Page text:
First of all, your threat of a lawsuit in matters of PUBLIC discussion (after all, you are a PUBLIsher of a book that has been sent into the PUBLIC realm) has already brought further shame and dishonor upon you in the eyes of those who value free speech and unfettered discussion. Secondly, an honest, honorable exchange among people associated with the name of philosophy would require, in my humble opinion, that both your company and Mr. Rockhill would reply when I write. In fact, common decency calls for that. In both instances–Mr. Rockhill’s and Mr. Crick’s–they were the ones who first sent unsolicited e-mails to get in contact with me. But Mr. Rockhill–who had told me that he would get back to me before ever returning to this questionable translation project and who had written to me that he had dropped the project indefinitely–unilaterally cut off all communications and then broke his word to me. And Mr. Avital, who took over from Mr. Crick, impolitely never acknowledged my last e-mail to him, the one in which I wrote, in a spirit that I hoped would be shared by a publisher of philosophy books, “Let’s open a dialogue that considers all issues on both sides instead of attempting to cut that dialogue short by avoiding the issues thus raised.” Thus, it is–again in my humble opinion–utterly shameful for you to invoke Mr. Rockhill’s and Mr. Avital’s willingness to remain “in touch with [me] directly about this translation and [to] repl[y] to [my] queries about it.” Mr. Avital has not even been willing to confirm whether statements made to me by Mr. Rockhill in e-mails sent before I first met him are actually true.

You wrote:

4) It is our policy, as an independent, academic publishing house, to encourage discussion and debate on our blogs. However, we will not permit personal, potentially defamatory and malicious content to be repeatedly posted. This is why we have removed your inflammatory, inaccurate and unsubstantiated posts.

Thus, you want to be judge, jury, and executioner all at the same time here, allowing no discussion, no response, no challenge to your capitalist enterprise. Moreover, you censored my comment without even indicating that something had been removed–a highly irregular blog practice, one that discredits you even further, for you do not even let the public know that something is missing. Down the Orwellian Memory Hole! Furthermore, you somehow finally determined that the best response to embarrassing criticism of actions you hoped would remain away from the public eye was to make it impossible for anyone to say anything: “The comments to this entry are closed.” Is this the philosophical continuity of Continuum?

And yet, my latest comment, posted on another part of your “Continuum Philosophy Blog,” still stands, at least as of this writing. I ended that comment as follows: “Let’s see how long it is before continuumphilosophy.typepad.com disgracefully censors this comment, too.” So, perhaps, beyond all these silly threats and self-serving explanations of your censorious behavior, you have finally realized that additional acts of censorship do not really serve your public relations agenda and that the justification you have just given in your threatening letter for your past acts of censorship does not really hold up at all and should not be applied again.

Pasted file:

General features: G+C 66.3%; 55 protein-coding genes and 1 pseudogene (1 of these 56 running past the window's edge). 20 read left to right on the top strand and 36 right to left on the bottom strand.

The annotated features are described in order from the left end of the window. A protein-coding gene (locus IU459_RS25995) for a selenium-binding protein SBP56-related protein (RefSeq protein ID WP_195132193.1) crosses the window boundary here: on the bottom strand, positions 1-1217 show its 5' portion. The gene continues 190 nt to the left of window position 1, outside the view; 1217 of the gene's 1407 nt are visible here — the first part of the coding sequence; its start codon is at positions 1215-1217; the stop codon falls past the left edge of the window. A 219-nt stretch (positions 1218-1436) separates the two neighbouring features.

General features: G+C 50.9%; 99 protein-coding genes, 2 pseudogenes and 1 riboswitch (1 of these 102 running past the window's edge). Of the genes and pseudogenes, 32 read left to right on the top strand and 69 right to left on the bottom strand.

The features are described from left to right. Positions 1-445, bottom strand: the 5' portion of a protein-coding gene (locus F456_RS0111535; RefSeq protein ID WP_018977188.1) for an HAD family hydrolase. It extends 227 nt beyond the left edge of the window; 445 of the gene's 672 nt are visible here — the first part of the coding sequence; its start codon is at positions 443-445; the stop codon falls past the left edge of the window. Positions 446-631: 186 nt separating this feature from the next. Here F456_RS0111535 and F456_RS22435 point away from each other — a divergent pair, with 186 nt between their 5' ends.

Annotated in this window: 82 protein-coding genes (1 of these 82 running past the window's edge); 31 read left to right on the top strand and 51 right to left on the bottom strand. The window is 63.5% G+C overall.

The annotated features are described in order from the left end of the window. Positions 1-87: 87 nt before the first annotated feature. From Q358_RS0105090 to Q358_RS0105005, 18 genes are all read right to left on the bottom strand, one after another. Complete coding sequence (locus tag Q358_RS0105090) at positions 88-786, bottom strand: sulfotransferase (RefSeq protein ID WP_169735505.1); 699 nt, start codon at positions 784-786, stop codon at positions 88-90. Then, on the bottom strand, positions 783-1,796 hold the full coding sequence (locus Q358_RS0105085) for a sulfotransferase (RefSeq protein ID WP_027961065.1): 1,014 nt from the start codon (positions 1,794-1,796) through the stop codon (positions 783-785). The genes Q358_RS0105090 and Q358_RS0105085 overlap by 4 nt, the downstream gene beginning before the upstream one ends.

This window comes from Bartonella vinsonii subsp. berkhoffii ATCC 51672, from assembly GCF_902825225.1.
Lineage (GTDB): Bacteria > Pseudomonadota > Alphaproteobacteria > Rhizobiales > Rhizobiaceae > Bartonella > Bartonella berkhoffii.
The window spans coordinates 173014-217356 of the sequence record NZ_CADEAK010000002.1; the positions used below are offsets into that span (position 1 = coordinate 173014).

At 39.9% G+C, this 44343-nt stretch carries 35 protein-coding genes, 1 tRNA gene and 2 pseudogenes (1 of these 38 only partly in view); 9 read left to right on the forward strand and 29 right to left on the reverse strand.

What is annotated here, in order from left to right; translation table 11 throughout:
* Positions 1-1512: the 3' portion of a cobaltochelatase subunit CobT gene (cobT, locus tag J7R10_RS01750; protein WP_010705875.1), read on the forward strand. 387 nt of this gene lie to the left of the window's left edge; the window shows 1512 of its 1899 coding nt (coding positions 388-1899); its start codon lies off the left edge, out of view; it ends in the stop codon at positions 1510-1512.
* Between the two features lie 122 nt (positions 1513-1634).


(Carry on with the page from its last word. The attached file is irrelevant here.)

This, indeed, is why I believe you have sent me a threat of legal action without even telling me who your lawyer is. The transparency of this ploy is all too apparent. And it won’t work.

Please note that this exchange will be posted on the internet for all the world to read as soon as I find a free moment. I wrote to you personally to give you a chance to dissociate yourself from what I consider the shamefully censorious behavior of Continuum Books. Your letter will stand as a lasting reminder to everyone of what Sarah Campbell, “Publisher” of “Philosophy,” really stands for. This is how Sarah Campbell, representing Continuum Books, thinks she can advance public knowledge of the revolutionary writings of Cornelius Castoriadis!


David Ames Curtis
*This is not the first time I have appealed to this statement from Thoreau about “professors of philosophy.” See my paper: “Effectivité et réflexivité dans l'expérience d'un traducteur de Cornelius Castoriadis” (conférence prononcée le 28 mai 2004 au Séminaire Interdisciplinaire de Recherches Littéraires [SIRL] des Facultés Universitaires Saint-Louis [Bruxelles], lors du colloque “L’Imaginaire au carrefour de l'interdisciplinarité. Autour de Cornelius Castoriadis” [27-28 mai 2004]), which has since been translated into German: “Konkrete Wirklichkeit und Reflexion in der Erfahrung eines Übersetzers von Cornelius Castoriadis,” übersetzt von Michael Halfbrodt, Archiv für die Geschichte des Widerstandes und der Arbeit, 18: 563-592.